Jesus’ baptism marked the moment at which we would never again walk this earth alone. From that moment on, God walked with us, and stands with us now in this muddy swirling, often treacherous, river of life.


I know, it does not sound like Good News, my good friends. It sounds like living into your baptism is going to make you very…….vulnerable. But I think that in many ways, that is what baptism is all about, baptism is about allowing ourselves to be vulnerable; as vulnerable as God’s own self was willing to be. That’s what the incarnation is all about. God becoming vulnerable. Before Jesus, God hung out safely in heaven, fully divine and inexperienced in the pain that permeates this mortal coil. But with the incarnation, God’s own self was plunged into our human vulnerability. It is a mind blowing thought….the vulnerability of God, but that is just what Jesus’ baptism means, I think. For embedded in our notion and need for baptism is the central reality that we are nothing if not vulnerable. And so our call to love each other is not a call to make ourselves more powerful or impervious to pain, but to make ourselves more accessible and sensitive and……yes, vulnerable. The promise that you will make today, Vincent and Sally, is really just a promise to live every day with  love; and there is no way to love without opening your hearts. And there is no way to open your hearts without making yourselves vulnerable. And it is a bit oxymoronic to think that our ability to open our heart  is directly determined by our willingness to have that heart broken….we cannot live into our baptismal covenants to love with all of our hearts unless we are willing to have those hearts broken;  to be vulnerable.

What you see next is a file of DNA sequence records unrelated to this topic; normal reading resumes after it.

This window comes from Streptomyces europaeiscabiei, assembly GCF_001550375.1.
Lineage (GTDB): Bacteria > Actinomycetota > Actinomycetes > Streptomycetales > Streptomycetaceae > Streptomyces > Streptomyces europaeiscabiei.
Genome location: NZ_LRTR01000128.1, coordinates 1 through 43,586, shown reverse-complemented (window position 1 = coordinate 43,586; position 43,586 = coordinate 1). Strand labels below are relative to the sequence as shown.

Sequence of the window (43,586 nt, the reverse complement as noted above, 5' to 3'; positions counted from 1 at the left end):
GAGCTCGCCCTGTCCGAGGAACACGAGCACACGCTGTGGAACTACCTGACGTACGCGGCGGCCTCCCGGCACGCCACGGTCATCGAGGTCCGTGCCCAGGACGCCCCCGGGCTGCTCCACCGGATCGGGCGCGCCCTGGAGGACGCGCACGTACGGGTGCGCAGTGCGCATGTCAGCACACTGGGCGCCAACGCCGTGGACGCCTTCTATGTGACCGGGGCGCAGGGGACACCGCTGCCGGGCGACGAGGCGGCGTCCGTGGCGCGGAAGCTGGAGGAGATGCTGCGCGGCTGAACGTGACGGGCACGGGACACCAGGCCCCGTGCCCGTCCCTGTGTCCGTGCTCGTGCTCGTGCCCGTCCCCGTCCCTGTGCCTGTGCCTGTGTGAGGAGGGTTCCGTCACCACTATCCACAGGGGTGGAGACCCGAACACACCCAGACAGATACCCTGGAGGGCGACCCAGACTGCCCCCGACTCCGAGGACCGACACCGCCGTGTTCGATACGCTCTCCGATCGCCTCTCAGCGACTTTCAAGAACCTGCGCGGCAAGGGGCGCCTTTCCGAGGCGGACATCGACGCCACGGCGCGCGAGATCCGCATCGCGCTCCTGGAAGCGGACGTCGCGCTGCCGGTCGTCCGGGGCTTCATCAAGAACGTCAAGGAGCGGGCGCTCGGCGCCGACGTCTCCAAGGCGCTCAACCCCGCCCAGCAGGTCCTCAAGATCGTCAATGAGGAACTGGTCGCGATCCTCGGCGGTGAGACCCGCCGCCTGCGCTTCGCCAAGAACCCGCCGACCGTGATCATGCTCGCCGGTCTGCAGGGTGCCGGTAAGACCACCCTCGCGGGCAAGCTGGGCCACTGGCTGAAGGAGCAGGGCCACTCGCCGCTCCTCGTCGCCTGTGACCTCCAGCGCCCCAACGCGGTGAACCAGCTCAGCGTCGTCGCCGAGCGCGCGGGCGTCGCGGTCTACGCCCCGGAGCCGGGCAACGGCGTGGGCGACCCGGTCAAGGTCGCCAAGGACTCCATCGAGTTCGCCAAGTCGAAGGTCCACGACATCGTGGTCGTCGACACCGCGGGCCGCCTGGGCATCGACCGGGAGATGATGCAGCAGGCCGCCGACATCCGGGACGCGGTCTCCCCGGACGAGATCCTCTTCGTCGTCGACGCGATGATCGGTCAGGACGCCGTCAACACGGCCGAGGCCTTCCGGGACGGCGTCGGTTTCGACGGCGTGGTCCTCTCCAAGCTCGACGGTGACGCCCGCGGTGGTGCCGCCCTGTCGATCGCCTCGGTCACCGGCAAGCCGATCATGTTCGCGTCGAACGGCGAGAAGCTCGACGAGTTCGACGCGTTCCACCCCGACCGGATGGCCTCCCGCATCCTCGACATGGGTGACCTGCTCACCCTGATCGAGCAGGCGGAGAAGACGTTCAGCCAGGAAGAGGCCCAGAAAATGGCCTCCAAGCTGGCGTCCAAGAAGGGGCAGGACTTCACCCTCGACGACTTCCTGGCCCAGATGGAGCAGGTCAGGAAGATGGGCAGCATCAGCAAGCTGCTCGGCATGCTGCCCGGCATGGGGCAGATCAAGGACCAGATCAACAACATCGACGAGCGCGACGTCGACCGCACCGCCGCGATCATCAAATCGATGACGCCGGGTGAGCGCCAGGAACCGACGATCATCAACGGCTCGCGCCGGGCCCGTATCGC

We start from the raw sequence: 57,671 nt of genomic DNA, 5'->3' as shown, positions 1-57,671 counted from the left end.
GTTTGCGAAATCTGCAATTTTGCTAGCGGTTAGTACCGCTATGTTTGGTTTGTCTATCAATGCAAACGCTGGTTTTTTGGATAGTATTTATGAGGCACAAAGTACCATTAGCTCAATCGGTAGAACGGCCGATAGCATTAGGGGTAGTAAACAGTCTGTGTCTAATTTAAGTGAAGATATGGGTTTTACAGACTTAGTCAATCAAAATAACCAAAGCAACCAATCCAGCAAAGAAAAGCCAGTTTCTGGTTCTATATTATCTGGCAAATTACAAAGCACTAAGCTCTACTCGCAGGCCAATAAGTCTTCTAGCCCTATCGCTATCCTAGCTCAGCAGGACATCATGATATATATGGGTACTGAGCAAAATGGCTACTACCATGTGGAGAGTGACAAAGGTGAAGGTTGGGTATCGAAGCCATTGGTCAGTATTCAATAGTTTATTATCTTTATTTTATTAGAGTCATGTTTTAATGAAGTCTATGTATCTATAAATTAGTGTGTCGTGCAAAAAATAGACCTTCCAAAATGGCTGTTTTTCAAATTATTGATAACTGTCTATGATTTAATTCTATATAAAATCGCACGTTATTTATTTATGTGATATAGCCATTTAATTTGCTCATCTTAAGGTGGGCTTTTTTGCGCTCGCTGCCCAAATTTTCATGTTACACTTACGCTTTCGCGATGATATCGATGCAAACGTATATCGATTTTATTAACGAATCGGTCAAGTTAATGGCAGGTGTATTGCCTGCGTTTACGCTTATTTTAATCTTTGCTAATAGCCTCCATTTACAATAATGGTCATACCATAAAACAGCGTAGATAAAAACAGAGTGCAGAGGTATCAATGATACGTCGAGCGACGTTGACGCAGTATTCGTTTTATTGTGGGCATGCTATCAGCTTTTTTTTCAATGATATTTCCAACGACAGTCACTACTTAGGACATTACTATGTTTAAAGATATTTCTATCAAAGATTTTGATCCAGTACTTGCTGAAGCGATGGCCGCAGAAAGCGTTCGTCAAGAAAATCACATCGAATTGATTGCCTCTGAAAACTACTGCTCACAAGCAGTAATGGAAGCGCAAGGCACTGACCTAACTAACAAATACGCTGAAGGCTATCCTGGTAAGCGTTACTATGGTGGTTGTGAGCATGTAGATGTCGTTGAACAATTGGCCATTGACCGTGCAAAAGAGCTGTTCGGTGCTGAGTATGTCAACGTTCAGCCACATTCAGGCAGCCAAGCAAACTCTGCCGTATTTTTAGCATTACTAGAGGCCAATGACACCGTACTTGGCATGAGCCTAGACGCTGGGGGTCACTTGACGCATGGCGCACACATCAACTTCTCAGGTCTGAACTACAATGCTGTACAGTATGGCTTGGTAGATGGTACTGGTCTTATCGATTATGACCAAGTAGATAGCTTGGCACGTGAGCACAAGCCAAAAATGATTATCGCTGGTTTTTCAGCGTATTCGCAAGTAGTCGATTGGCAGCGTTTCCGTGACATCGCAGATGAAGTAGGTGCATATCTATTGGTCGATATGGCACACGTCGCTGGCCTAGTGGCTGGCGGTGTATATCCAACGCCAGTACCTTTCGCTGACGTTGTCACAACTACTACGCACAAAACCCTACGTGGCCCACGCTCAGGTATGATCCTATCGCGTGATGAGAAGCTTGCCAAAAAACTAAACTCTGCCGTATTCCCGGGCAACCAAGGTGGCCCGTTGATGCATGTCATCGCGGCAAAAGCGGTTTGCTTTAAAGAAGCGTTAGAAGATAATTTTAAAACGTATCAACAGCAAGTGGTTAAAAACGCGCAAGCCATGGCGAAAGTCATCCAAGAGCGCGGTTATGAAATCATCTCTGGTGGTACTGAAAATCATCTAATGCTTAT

It’s not a very popular notion; vulnerability. In fact, I might suggest that vulnerable is the one thing that we do not want to be….even more than we do not want to be wrong, we do not want to be vulnerable. And we do not want any part of our lives to be vulnerable, not our families, not our communities, not our nation. We are not even willing to be vulnerable as football fans. Last night Thalia and I left a friend’s house at halftime in the Patriots playoff game – they were playing that team with the horse shoes on their uniforms (I would have thought they would have been luckier!). But as Halftime,  the Patriots were not playing so brilliantly.  They  seemed to be losing the plot and the ball pretty readily, and as we headed home to watch the second half, Thalia lamented “ah, they’re going to lose tonight.” ……..It was half time. And they were winning. But, maybe they wouldn’t, and what a disappointment that would be! And so even the vulnerability of routing for a possibly losing football team was too much to bear.